Another Moss Being Well Received
Wednesday, April 26, 2006
The last race that Sinorice Moss can remember running against his older brother Santana came when he was in the sixth grade and Santana was in high school. Santana, as always, gave Sinorice and their younger brother, Lloyd, a head start. Then Santana, as always, overtook his two brothers and beat them to the finish line.
"He used to give us head starts and then come and catch us a lot," Sinorice Moss said recently.
The brothers stopped racing each other after that, but Sinorice Moss continues to try to keep pace with Santana in other ways. He became a standout football player, like his older brother, playing the same position, wide receiver. He followed his brother to their hometown school, the University of Miami. Now, after watching Santana become a star last season in his first year with the Washington Redskins after four sometimes frustrating seasons with the New York Jets, Sinorice is about to follow his brother into the NFL as one of the top prospects available in an unusually barren field of wideouts in this weekend's draft.
"He's had a tremendous impact on my career, watching my brother while he was in college and now while he's in the NFL," Sinorice Moss said at the NFL scouting combine in late February in Indianapolis. "Guys ask me, 'Is there any pressure?' It doesn't bother me much being in my brother's shadow. He's Santana and I'm Sinorice."
Wide receiver has become one of the NFL's glamour positions, especially on draft day. With the league adopting more pass-friendly rules in recent years, teams have scooped up receivers in the first round at a dizzying rate. There were six wideouts drafted in the first round last year, including three in the top 10. Two years ago, seven wide receivers were chosen in the first round, also including three top 10 selections.
That frenzy probably won't continue this year. Many executives around the league expect only two wideouts, Chad Jackson of Florida and Santonio Holmes of Ohio State, to be drafted in the first round Saturday, and neither is viewed as likely top 10 material.
"It's not a great year to get out and try to find a number one receiver," Tennessee Titans General Manager Floyd Reese said at the combine, although he added that he thought this draft might be bountiful in pass-catchers in rounds two through four.
The general manager of another NFL team said last week, "This is the worst wide receiver draft we've had in a long, long time."
The prevailing wisdom about Moss, it seems, is that he's likely to go in the second round but could sneak into the bottom part of the first. The Pittsburgh Steelers have, as the defending Super Bowl champion, the final selection of the first round and need a versatile wideout to replace Antwaan Randle El, who signed with the Redskins as a free agent, so Moss perhaps could be an option for them. Moss said he received plenty of attention from the Chicago Bears during the pre-draft evaluation process. He speaks to his brother daily, he said, and they talked about the possibility of the Redskins drafting Sinorice. But that was before the team traded for wideout Brandon Lloyd and signed Randle El, so the chances now seem remote.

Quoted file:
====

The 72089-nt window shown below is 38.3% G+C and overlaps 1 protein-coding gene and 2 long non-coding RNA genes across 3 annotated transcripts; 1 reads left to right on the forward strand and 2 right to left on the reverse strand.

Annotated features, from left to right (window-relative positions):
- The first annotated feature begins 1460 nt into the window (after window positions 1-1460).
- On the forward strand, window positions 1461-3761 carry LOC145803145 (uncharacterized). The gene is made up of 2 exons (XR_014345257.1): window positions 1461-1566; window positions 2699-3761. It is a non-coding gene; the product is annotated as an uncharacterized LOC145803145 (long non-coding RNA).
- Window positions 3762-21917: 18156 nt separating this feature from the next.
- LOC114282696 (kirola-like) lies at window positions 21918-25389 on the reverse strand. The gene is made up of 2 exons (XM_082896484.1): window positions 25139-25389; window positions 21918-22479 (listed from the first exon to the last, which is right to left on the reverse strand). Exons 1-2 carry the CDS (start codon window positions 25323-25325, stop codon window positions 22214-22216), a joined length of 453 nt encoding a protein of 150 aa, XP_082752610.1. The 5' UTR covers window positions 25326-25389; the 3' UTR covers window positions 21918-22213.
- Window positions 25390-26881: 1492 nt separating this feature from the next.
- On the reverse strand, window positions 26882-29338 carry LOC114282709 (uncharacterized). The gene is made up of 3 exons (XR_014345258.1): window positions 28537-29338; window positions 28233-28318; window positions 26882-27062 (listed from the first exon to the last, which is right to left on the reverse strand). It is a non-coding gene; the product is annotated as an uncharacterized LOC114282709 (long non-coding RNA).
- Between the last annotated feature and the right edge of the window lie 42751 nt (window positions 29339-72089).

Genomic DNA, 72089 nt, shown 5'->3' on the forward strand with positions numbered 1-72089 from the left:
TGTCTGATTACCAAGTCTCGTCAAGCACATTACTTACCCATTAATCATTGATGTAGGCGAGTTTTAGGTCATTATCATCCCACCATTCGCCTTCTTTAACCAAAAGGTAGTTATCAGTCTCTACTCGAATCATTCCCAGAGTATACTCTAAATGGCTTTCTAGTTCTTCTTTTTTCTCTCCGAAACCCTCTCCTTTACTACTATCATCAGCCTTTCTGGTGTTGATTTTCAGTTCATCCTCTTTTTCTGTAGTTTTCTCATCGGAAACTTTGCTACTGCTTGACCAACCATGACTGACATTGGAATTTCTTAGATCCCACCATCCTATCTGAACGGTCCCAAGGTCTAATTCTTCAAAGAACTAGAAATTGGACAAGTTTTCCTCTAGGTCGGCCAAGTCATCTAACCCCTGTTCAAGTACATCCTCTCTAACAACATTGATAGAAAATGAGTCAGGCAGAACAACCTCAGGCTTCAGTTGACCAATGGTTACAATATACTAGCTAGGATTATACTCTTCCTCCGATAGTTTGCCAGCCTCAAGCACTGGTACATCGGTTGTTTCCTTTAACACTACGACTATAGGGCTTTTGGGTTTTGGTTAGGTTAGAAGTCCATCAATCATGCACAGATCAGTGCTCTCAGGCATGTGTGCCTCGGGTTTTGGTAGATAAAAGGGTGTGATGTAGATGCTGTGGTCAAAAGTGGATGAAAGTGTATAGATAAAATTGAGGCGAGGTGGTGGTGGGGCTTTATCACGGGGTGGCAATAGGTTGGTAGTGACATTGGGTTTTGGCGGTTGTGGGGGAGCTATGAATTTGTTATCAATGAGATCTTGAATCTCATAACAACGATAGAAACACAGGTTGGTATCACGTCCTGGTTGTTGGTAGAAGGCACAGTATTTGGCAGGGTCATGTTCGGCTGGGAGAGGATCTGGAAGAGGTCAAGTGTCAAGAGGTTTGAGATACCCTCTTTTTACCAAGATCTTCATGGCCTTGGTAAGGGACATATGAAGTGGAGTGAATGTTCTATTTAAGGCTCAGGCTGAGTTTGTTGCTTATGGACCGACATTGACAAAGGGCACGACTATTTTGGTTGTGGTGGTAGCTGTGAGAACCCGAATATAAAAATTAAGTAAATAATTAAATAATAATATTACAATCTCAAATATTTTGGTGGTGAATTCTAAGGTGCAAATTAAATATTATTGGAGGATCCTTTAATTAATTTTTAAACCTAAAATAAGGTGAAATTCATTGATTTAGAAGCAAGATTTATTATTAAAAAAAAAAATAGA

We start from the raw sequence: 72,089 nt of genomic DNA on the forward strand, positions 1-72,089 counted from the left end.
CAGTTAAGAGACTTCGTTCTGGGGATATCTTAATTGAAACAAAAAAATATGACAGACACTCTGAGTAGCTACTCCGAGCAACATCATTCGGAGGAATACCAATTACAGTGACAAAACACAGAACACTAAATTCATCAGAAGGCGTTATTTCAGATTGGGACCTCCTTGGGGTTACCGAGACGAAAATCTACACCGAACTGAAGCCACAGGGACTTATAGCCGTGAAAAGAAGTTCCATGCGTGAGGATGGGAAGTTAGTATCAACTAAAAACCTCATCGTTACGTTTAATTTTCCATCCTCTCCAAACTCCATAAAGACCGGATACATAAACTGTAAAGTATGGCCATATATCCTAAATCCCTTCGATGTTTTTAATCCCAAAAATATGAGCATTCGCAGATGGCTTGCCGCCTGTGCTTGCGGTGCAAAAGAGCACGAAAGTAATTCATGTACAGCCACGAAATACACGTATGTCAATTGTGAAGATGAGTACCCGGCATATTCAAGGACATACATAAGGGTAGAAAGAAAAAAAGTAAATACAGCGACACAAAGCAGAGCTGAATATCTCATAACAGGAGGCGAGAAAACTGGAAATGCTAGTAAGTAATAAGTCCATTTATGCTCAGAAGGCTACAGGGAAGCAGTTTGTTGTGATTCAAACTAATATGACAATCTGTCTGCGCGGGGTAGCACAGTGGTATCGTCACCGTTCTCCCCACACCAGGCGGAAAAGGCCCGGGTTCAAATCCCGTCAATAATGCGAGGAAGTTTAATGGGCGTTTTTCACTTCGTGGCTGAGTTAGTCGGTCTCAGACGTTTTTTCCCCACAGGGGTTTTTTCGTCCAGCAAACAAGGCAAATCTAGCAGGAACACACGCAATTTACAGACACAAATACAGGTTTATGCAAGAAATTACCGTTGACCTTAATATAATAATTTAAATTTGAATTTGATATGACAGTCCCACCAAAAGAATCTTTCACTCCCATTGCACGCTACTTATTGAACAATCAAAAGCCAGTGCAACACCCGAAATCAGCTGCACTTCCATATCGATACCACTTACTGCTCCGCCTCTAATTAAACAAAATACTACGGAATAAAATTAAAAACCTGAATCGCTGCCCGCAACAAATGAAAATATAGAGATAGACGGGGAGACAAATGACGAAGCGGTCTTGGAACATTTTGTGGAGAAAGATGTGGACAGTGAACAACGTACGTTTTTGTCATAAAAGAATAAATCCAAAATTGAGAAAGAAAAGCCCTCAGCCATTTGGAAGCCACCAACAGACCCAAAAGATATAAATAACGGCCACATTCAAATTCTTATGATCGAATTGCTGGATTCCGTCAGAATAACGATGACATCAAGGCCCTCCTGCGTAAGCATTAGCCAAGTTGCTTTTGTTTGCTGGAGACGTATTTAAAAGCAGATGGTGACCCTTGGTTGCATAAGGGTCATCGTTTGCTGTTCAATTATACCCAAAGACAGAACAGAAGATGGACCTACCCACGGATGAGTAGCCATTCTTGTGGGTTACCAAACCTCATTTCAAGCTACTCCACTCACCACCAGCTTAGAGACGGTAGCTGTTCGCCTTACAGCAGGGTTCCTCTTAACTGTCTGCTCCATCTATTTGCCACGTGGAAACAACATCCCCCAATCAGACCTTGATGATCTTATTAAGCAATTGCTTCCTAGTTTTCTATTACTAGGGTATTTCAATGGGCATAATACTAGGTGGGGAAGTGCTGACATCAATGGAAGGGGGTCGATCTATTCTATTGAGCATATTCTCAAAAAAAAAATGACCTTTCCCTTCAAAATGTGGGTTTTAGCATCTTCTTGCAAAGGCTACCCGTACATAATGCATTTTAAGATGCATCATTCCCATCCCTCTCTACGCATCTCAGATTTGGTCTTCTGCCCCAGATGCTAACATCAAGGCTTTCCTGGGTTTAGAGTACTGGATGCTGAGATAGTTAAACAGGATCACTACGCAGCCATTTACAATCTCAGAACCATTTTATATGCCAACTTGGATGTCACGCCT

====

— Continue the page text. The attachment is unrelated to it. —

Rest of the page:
Sinorice is, like his brother, a small receiver who relies on his quickness to outmaneuver defenders. He was measured at the combine at 5 feet 8 and 185 pounds. The Redskins list Santana as 5-10 and 185 pounds. Lloyd Moss, who plays wide receiver -- what else? -- at Florida International University, is the giant of the group, at 6 feet 1 and 213 pounds.
In the past, Sinorice's size might have been a major question mark in the minds of NFL talent evaluators. But Santana and the Carolina Panthers' diminutive Steve Smith were among the league's most productive receivers last season, so Sinorice's entry into the NFL comes at a good time for him.
"Watching my brother and Steve Smith this year, they opened a lot of people's eyes," Sinorice Moss said. "They showed the smaller receivers can make the big plays. They can do the things a 6-3 receiver or 6-2 receiver can do. A lot of times in past years everybody wanted a big receiver. That was the main thing: 'I want a big receiver. I want a big-frame guy.' But smaller receivers, they can get the job done also."
Santana, like other former Hurricanes players, returns to Miami regularly to work out at the school, and Sinorice said the other players at the workouts would urge the two brothers to race to find out which one is faster now. They refused.
"A lot of people ask, 'Will you guys race each other?' Or, 'When are you going to race?' " Sinorice said. "But we don't have anything to prove to each other. He's fast. I'm fast. So that's how it is. We keep it all in the family."